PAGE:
Relatives call to speed up fatal accident inquiries
Campaigners have called on MSPs to ensure fatal accident inquiries (FAI) are held more quickly to ease the pain of relatives.
Holyrood's justice committee heard of families having to wait up to seven years before learning an FAI would not be held.
The committee was taking evidence on legislation to reform the FAI system, based on a 2009 review by Lord Cullen.
The judge told MSPs it would not be "wise" to hold an FAI before a trial.
But he suggested an early hearing would help families find answers in the interim.
The committee is considering the Inquiries into Fatal Accidents and Sudden Deaths etc (Scotland) Bill.
It heard from Louise Taggart, whose 26-year-old brother Michael Adamson was electrocuted in an accident at work in 2005.
Ms Taggart broke down as she told MSPs of the difficulties bereaved families face in getting answers.
She told the committee the wait some relatives faced for a FAI was "wholly unacceptable".
Ms Taggart, a founder member of the campaign group Families Against Corporate Killers, wants time limits for holding FAIs to be introduced.
She has also called for a review of the practice of inquiries taking place after criminal proceedings.
Lord Cullen told the committee that long delays for FAIs to take place were "very dismaying and very, very unfortunate".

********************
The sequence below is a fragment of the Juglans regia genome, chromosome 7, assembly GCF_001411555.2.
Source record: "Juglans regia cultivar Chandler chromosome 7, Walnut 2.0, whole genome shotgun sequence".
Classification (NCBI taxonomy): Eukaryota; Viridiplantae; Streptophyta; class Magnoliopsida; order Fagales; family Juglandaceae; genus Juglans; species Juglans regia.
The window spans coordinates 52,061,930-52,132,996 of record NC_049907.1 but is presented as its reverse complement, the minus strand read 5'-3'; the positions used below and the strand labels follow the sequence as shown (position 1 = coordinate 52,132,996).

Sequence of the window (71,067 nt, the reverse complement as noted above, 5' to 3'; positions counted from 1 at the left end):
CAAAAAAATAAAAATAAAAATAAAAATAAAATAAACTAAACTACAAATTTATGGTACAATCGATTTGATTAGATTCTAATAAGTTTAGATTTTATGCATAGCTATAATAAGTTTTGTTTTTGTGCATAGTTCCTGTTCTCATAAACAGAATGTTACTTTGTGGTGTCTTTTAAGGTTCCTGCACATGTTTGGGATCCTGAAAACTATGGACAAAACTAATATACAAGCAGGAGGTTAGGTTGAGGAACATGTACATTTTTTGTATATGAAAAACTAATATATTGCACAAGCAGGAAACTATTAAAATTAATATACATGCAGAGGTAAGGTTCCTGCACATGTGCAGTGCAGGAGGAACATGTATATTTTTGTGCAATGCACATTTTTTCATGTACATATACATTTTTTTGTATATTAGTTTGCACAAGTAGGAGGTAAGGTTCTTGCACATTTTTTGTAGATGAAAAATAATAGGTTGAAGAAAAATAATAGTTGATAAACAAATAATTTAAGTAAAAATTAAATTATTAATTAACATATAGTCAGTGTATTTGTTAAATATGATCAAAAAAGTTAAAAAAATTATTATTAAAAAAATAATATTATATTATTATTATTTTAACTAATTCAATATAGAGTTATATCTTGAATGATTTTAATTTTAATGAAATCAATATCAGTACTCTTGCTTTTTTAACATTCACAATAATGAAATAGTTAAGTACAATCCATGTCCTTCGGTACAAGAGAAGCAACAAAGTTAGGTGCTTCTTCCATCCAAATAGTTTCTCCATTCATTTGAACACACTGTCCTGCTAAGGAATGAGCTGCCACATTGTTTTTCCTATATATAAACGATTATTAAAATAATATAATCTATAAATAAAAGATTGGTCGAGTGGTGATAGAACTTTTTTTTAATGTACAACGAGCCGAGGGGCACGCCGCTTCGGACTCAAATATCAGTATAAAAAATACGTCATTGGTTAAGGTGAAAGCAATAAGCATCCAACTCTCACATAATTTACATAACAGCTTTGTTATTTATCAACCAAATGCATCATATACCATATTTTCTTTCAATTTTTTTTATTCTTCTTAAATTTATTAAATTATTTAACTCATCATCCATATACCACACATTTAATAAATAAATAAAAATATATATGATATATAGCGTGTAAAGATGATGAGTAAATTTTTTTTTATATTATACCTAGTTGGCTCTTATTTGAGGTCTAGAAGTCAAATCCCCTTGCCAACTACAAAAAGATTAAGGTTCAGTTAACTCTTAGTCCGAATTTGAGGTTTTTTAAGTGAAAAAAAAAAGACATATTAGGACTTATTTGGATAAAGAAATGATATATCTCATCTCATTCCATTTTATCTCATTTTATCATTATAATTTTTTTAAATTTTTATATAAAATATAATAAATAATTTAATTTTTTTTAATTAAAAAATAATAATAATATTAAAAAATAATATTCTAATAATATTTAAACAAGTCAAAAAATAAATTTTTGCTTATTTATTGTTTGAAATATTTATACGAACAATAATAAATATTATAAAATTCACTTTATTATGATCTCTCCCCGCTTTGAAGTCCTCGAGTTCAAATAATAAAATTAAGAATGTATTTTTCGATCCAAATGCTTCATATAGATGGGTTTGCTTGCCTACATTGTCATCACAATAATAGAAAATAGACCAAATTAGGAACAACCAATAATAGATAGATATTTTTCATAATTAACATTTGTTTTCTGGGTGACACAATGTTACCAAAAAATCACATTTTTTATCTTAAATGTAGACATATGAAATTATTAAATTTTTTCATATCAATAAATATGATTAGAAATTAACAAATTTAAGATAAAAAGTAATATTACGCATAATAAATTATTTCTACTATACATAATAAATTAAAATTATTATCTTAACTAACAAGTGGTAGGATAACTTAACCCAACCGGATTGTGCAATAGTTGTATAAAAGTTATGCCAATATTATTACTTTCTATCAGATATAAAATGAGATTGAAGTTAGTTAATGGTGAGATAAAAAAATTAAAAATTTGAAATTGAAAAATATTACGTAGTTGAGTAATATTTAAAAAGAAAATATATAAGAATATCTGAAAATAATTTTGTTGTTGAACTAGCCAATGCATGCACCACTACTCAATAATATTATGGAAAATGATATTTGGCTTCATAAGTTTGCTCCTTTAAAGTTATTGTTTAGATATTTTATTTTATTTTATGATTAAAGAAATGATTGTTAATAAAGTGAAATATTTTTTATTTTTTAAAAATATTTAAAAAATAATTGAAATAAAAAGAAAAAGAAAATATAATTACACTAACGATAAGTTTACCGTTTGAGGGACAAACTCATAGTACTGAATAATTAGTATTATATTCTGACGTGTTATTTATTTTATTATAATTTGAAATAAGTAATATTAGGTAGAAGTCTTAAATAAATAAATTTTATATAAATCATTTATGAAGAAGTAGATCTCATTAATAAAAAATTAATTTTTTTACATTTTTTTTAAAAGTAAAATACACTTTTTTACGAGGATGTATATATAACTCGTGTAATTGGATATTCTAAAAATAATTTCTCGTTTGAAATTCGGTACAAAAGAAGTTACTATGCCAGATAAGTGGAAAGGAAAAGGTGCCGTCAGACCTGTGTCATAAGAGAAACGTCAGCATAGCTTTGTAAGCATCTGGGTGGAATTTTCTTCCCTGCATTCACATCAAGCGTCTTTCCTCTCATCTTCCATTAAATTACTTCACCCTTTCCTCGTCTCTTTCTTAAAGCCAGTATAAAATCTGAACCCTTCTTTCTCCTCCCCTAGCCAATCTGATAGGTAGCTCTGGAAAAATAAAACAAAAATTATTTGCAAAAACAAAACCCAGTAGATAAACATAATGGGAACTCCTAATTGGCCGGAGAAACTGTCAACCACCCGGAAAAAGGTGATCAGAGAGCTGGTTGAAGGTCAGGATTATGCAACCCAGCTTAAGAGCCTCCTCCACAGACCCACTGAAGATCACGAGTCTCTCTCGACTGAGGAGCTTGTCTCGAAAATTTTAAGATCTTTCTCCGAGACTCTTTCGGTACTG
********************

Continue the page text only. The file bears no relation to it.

But he said it would "not be wise" to have an FAI start before the conclusion of any criminal proceedings and proposed an early hearing to give more information to families in the interim.
Ms Taggart said she was not convinced that an early hearing would give families as much information as they needed.
She told MSPs: "We can wait up to four years for an FAI to kick off.
"We have instances of families having had to wait seven years before they find out that an FAI isn't then going to take place.
"These delays of seven, six years are wholly unacceptable, so families need more answers more quickly, and it needs to be more than just an update on progress as to where we're at.
"It needs to be answers as to 'how has my relative died, why has my relative died?"'
Lord Cullen, who was once Scotland's most senior judge, was tasked with carrying out a review of the Scottish FAI system in 2008 and he published his recommendations the following year.
But the government has only now brought a bill forward.
Among Lord Cullen's 36 recommendations was allowing FAIs to be held into the deaths of Scots abroad whose bodies had been repatriated.
MSPs heard evidence from Julie Love who set up the campaign group Death Abroad You're Not Alone after her son Colin, 23, died in a swimming accident in Venezuela in 2009.
She said she was "just a Glasgow mum" with no-one to speak on her behalf following Colin's death and welcomed more help for families whose relatives died overseas.
The committee also heard from Jimmy Jones, a retired RAF Flight Lieutenant, who has been campaigning for a FAI to be held into the deaths of three airmen killed when two Tornado jets collided over the Moray Firth three years ago.